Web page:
In fact, back in May, the highly respected chef assisted her niece Abie Sincioco-Mateo to whip up sisig as entry to the Embassy Chef Challenge in Washington, DC, held at the Ronald Reagan Building. The contest had been running since 2009, and the US capital is the logical location of the contest, it being the home of 177 embassies from around the world.

It was Sincioco who recommended her niece to the Philippine ambassador, and therefore found it neccesary to help out Mateo in every way possible. This even if she had personally trained her niece for a total of 14 years.

“Thirty embassies were in competition. And I told my niece that it’s hard to win among the others, so sarapan na lang namin ang aming luto. And you know what, we won the first prize and brought home the golden pineapples not just for the People’s Choice Award but the Judges’ Choice Award as well,” Sincioco proudly told The Sunday Times Magazine, adding she was certain the judges tasted the dish’s key ingredient, which was “(full of) love.”

The year before helping out her niece, Sincioco was handpicked by Malacañang to prepare the gala dinner for the heads of states and delegates during the Asean Summit. And like always, she earned praises for her world-class presentation of Filipino flavors impressing the powerful guestlist.

To backtrack a little more, Sincioco was also very honored to be chosen in 2015 to prepare the meals of Pope Francis during his four-day visit to the country. She related that since the Pontiff had a very tight schedule, she made it her main objective to serve him the best food to give him the energy he needed throughout the historic trip.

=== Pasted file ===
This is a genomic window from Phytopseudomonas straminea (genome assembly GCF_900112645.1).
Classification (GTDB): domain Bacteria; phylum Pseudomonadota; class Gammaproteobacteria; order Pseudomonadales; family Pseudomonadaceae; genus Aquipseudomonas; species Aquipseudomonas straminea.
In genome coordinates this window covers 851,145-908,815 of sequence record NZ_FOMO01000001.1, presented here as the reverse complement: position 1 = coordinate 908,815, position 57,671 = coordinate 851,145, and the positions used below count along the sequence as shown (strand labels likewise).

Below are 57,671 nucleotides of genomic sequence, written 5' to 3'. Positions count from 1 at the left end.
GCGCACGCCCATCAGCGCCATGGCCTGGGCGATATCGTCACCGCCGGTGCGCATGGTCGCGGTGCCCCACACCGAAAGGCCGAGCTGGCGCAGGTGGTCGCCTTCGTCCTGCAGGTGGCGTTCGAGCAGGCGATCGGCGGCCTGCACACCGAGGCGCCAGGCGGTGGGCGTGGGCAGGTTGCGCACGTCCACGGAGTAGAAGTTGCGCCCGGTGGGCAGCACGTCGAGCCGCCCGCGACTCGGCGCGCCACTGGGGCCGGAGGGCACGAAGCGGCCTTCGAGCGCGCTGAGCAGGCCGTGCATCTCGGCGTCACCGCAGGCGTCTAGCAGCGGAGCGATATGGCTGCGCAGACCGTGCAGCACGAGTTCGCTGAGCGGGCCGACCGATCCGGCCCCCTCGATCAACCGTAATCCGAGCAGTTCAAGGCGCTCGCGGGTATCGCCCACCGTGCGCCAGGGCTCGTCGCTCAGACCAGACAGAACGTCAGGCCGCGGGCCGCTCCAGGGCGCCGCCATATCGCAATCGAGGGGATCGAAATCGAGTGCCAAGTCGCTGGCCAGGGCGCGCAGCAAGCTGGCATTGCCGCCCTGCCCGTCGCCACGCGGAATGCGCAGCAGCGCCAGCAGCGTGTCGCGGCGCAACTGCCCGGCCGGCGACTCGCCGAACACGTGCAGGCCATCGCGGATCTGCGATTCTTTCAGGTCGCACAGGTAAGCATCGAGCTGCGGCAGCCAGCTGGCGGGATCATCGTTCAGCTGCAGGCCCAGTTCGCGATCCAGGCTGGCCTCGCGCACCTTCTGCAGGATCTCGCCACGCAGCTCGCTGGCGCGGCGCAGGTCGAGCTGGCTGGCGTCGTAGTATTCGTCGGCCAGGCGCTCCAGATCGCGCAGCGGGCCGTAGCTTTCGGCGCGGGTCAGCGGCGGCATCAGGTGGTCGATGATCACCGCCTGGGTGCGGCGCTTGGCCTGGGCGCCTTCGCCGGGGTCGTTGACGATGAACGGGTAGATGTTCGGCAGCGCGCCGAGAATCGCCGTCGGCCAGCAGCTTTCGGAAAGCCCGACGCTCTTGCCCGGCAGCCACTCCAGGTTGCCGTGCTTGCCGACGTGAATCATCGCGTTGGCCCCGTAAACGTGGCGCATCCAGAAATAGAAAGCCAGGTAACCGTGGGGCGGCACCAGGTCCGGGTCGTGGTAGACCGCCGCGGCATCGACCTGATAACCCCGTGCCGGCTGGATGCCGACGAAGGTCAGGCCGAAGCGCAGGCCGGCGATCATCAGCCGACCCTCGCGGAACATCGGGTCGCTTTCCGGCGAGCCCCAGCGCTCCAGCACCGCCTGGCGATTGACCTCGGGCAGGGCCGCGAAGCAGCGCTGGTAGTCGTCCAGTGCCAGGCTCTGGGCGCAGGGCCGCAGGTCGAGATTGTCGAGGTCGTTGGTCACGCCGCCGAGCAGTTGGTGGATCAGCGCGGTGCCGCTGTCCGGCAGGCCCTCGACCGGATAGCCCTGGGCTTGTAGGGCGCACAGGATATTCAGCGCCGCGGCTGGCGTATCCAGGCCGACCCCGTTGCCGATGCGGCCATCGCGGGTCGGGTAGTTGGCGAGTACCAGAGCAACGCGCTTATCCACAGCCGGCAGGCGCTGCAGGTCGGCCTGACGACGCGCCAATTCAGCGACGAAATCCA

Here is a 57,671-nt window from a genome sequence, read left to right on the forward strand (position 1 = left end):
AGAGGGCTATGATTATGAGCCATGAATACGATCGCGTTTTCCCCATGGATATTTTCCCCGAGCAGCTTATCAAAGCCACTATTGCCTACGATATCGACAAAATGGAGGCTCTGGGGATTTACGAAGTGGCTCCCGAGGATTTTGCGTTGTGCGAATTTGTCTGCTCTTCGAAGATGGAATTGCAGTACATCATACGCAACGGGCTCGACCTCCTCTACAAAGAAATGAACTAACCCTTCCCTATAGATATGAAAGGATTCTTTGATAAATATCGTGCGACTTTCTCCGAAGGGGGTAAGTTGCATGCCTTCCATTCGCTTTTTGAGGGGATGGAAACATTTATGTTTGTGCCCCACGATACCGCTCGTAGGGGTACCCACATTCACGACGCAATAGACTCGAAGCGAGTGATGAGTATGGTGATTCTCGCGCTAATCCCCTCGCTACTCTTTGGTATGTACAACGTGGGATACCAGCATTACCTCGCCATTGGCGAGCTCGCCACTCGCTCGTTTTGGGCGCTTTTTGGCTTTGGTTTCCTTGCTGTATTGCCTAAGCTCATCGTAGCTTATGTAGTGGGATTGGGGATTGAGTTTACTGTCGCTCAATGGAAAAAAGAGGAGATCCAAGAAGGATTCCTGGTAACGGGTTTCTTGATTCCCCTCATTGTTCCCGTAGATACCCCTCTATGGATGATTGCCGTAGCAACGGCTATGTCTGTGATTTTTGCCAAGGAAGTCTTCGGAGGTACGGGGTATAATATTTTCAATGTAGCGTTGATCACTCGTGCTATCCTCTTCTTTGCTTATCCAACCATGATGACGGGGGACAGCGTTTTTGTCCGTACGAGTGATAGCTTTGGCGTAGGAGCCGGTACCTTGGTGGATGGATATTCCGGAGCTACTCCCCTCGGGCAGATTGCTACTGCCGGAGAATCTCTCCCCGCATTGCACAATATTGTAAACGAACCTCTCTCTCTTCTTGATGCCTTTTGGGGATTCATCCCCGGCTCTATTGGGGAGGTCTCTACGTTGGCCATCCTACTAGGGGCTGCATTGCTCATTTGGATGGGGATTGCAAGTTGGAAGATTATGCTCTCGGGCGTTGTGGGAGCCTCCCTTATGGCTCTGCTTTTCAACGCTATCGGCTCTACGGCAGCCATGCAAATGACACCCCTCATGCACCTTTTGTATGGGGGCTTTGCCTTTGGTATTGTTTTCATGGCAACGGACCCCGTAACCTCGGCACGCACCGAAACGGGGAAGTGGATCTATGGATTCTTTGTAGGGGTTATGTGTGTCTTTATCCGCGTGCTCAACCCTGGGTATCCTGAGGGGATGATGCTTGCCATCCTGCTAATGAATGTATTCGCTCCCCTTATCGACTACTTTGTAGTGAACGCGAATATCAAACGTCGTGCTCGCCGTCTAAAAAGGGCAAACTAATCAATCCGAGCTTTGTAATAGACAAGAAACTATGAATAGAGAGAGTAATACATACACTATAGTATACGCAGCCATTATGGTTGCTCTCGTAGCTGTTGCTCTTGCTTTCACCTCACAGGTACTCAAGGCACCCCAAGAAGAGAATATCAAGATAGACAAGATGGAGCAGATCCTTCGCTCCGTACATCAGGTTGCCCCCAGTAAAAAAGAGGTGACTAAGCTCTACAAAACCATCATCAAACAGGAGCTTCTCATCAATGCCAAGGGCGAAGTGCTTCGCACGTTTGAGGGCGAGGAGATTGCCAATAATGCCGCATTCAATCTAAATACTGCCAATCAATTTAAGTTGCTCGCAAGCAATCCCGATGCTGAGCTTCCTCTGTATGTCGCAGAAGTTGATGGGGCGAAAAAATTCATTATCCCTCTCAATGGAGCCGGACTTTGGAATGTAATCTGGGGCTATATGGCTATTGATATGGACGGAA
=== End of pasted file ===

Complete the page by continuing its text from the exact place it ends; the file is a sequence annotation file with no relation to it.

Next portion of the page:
Asked to recall what she served the beloved leader of the Catholic Church, Sincioco related she served a basked filled with seven kinds of bread every day for his breakfast—including the Argentinian bread media luna—together with butter, jam, cheese, yogurt and a fruit platter.

She fondly remembers how the Pope especially enjoyed her dumpling soup—made with ground chicken dumpling, chopped fresh herbs and cream in beef consomme—that he asked for a second serving.

Main course was sea bass served with tomato artichoke heart sauce, grilled vegetables and wild rice risotto. But the Pontiff’s most favorite dish was the roast beef served with baked potato and steamed broccoli topped with forest mushroom gravy.

Heroes food fest

On August 9, The Manila Hotel—considered the grand dame of hotels in the Philippines—invited media to witness their coup in commemorating National Heroes’ Day. They presented Sincioco as their featured chef in what is now the first-ever food festival to be mounted in honor of National Heroes’ Day on August 27.

Fittingly held at the very Filipino themed Cafe Ilang-Ilang outlet, Sincioco calls her latest foray in the food fest scene, “kaBAYANIhan.”

And as expected, during the preview, Sincioco shone anew as she explained the rationale of every deliciously Filipino creation she is set to serve for the themed buffet.